In a good week for albums inspired by stress, pianist/composer Jon Hopkins enters the fray with his latest work, Singularity. The stress in this case was of a physical nature, as Hopkins embarked on a programme of desert treks, freezing baths, induced hyperventilation, all that fun stuff, in order to promote mental serenity. And then he wrote an album about it.

Consequently, it’s easy to zone in and out of this mostly electronic suite, whose first half is peppered with industrial glitchy embellishments. Almost half an hour passes before tranquil piano can be picked out over the wash of glacial electronics and calming choral ambience. Singularity is intended to be experienced as a whole but you could do worse than skip forward to the unadorned Echo Dissolve, or the gentle dance odyssey Luminous Beings.

JAZZ

Magdalena Kožená sings Cole Porter (Brnofon) ****

There’s an obvious quirkiness in the way mezzo-soprano Magdalena Kožená sings the immortal songs of Cole Porter, given that she’s Czech and her native accent is hard to hide. And yet it works, giving such popular Porter hits as Always True To You, Love for Sale, My Heart Belongs to Daddy and Begin the Beguine an alluring exotic colouring. Of course, Kožená is no stranger to repertoire that is lighter than her trademark classical, as past populist diversions at the Edinburgh International Festival have reminded us. It’s all to do with hitting the core sentiment of the song, which is what she does with a husky sensuality and carefree energy. It helps that she has the superb authentic swing backing of Ondrej Havelka & His Melody Makers. Highlights include Kožená’s liquid interpretation of It’s Alright With Me, the darkened tones of Love for Sale and the ebb and flow of What Is This Thing Called Love. Not everything works perfectly, but enough to make this disc well worth a listen.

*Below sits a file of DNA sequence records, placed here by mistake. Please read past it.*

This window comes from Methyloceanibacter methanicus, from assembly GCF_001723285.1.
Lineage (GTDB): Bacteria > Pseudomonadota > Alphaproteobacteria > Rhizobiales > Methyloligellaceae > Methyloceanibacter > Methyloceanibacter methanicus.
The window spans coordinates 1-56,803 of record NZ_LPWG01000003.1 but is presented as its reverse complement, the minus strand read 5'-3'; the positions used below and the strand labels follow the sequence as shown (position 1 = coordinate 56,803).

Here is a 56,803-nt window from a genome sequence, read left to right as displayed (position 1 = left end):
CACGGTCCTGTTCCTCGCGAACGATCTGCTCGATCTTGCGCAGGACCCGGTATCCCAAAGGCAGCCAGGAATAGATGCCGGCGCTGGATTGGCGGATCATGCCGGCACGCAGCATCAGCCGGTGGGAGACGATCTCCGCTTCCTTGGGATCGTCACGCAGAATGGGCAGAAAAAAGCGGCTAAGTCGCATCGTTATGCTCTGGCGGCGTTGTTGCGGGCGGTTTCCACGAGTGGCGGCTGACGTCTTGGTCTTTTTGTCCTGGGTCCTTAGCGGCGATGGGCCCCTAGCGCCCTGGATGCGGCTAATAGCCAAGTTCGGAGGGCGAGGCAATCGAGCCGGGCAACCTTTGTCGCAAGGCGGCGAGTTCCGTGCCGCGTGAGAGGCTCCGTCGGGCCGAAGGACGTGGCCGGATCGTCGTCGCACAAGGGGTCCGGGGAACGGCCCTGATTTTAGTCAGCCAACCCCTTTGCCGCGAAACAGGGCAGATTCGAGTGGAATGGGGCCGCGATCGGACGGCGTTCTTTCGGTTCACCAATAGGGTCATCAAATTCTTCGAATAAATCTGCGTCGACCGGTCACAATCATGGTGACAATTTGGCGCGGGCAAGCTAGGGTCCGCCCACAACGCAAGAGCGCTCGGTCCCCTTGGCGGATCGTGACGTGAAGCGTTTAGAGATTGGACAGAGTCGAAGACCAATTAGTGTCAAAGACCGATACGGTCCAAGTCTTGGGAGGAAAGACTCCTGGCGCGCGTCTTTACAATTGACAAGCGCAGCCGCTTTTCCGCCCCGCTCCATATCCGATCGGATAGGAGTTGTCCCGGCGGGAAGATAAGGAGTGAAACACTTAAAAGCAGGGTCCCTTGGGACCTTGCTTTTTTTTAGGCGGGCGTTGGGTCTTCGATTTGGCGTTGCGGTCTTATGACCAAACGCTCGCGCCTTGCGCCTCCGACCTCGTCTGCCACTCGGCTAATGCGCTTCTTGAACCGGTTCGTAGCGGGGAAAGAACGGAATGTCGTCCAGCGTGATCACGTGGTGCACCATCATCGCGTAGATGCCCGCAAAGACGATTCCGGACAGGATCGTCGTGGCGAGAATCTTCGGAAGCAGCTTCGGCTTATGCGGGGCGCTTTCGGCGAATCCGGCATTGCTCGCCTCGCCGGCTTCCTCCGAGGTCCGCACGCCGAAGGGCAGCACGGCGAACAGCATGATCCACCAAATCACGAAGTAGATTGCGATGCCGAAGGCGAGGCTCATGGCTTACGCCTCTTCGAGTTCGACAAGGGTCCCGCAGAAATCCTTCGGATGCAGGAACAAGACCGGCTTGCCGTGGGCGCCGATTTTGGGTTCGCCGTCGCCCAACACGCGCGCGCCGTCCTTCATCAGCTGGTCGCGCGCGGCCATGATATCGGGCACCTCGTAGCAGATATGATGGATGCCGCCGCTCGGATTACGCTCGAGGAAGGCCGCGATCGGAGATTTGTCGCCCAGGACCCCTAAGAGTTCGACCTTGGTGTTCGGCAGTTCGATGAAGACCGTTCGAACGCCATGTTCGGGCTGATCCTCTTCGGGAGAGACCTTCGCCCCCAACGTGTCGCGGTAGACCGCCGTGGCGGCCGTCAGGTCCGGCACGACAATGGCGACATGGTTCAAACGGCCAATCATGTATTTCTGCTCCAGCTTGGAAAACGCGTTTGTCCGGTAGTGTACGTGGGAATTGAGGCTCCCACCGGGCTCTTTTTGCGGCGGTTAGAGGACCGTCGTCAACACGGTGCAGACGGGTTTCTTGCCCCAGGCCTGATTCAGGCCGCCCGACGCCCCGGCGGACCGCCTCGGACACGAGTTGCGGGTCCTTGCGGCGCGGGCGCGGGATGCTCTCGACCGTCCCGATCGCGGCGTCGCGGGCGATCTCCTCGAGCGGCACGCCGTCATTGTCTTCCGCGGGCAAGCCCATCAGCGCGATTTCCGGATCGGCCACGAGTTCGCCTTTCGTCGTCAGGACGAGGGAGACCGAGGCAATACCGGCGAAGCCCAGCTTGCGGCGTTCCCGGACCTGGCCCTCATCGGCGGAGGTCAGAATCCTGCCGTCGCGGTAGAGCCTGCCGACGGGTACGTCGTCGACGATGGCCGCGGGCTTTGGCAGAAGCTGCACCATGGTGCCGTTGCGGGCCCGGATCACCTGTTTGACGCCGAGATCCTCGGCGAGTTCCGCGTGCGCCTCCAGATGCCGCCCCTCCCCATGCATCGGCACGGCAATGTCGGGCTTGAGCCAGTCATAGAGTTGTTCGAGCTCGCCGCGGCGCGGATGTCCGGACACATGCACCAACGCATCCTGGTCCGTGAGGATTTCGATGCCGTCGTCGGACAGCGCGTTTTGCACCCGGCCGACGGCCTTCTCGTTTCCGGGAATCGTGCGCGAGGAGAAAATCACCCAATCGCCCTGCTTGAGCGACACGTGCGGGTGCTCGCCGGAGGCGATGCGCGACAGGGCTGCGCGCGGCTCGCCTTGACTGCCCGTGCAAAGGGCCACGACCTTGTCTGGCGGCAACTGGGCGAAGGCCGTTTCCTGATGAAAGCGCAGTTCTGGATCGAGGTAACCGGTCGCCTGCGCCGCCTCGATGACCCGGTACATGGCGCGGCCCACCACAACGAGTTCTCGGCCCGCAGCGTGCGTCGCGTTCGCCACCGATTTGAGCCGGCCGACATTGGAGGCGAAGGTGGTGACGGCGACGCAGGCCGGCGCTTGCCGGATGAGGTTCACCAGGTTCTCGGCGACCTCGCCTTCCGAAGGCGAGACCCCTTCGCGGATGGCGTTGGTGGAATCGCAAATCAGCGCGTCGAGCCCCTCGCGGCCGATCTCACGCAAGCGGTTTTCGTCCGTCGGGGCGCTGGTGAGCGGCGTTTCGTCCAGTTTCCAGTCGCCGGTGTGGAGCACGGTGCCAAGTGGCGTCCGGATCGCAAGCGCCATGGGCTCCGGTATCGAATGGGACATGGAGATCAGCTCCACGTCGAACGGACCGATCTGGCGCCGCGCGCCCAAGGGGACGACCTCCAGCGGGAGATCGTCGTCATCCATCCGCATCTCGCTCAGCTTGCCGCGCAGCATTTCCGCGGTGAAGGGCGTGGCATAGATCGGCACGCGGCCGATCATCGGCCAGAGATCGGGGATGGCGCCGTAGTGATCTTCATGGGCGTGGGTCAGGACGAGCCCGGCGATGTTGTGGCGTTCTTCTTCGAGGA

Ken Walton

FOLK

John Doyle, John McCusker, Mike McGoldrick: The Wishing Tree (Under One Sky Records) ***

Fiddler John McCusker, guitarist-singer John Doyle and flautist and uilleann piper Mike McGoldrick are all thoroughly familiar figures, each in demand by names as diverse as Capercaillie and Mark Knopfler, not to mention being at the core of many a Celtic Connections house band. This, however, is the first time they have recorded as a trio, and they sound utterly at ease in each other’s company, with a familiar, no-nonsense fluidity in their instrumental sets, Doyle by turns driving tunes or playing in tight unison with flute and fiddle, as in the reel Rip the Calico. Is it churlish to suggest they make it all sound too easy? Airs include the gentle drift of Planxty Dermot Grogan, while Doyle recounts the nefarious exploits of Burke and Hare with dark relish. In contrast, he gives a slightly pallid account of The Bonny Light Horseman, but affectionately poignant voice to The Banks of the Bann.

Jim Gilchrist